We will be consolidating our findings into an interim report, that we will share with the NSW Government and relevant local council planners and community groups, as well as analysing the data for academic papers, and for future policy recommendations. A new dedicated website for the project is also up and running, where you can stay tuned and learn more as the local and international field work progresses.

Chris Gibson is Professor of Human Geography with AUSCCER and the Director of Global Challenges Program – a strategic interdisciplinary research initiative at UOW. You can follow him on twitter @profcgibson. 

Risk Assessment

Pondi Unleashed Bulleteers, south India

I have nervously watched the institutionalised mayhem of Indian traffic for years, ‘safely’ as a passenger: India has the highest number of annual traffic incidents in the world. This year I actively took part – in Pondicherry I rented a Royal Enfield ‘Bullet’. Old style, heavy, single-cylinder 350cc: lovely motorbike design dating from the year I was born.

Joining the traffic in the Bullet taught me many lessons – no helmet is better (improves peripheral vision); check the fuel tank (we pushed it down dusty roads for a kilometre the first day); it’s a delicate balance between assertion and deference in Indian traffic, and almost every Indian out-asserted me. Ananth Gopal was the perfect pillion passenger: balanced, navigating, laughing. Risk is broadened on a motorbike: Ananth, me, the people on the bikes next to me I might bump, pedestrians… It is all about flow: after ten days it was just exhilarating to negotiate insanely crowded intersections and nudge through crowded marketplaces. Continue reading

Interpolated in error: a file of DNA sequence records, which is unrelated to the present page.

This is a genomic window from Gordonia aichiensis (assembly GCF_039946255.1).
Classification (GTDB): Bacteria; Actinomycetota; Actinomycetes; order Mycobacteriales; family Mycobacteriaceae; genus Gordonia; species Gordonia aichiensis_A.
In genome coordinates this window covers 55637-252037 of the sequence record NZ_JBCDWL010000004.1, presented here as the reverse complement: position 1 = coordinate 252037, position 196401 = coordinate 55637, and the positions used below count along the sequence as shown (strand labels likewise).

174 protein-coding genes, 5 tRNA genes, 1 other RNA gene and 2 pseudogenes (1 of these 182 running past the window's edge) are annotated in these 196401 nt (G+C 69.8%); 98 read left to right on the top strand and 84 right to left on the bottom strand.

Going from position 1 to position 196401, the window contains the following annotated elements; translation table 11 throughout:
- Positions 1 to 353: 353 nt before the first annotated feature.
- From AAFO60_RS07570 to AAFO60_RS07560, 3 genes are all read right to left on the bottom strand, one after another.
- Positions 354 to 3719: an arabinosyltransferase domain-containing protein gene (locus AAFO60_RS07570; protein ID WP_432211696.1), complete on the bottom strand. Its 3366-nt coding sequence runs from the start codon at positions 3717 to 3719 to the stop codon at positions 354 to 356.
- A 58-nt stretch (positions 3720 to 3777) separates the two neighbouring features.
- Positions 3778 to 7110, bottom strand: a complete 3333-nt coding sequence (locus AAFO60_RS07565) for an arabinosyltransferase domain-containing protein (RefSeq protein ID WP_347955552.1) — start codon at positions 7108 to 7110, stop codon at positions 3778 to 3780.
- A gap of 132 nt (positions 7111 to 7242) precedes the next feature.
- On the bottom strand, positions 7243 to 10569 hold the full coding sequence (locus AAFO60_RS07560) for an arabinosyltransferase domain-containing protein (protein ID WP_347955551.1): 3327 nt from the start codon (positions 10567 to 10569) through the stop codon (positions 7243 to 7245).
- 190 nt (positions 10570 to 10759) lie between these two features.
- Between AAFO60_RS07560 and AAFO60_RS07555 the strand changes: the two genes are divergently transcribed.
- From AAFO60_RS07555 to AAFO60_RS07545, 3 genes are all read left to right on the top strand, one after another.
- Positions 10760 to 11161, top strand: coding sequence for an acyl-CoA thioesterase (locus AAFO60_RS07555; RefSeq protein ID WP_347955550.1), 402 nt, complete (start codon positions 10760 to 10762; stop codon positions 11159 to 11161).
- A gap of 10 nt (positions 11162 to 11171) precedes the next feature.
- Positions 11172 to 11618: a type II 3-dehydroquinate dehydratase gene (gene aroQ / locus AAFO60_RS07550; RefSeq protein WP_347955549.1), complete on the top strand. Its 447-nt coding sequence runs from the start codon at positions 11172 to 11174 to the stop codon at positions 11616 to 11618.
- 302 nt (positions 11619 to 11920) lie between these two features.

Art, air and ideas in the Anthropocene: field notes from Berlin

Within the space of a week my world has been inverted. From experiencing unseasonably warm autumnal days on Australia’s east coast I’ve been transported to a cool spring in eastern Germany where the daytime highs are half the night-time lows from where I’ve come. Just before dawn the air temperature is a little above freezing, and I’m now wearing all the clothes I’m travelling with, standing on an old airfield just south of central Berlin. The sun has not long risen and its rays are only just beginning to find their way over the tops of buildings and trees. Huddling with others, also gathered here on the field, we intuitively position ourselves in patches of growing sunlight, warming ourselves from the early morning chill.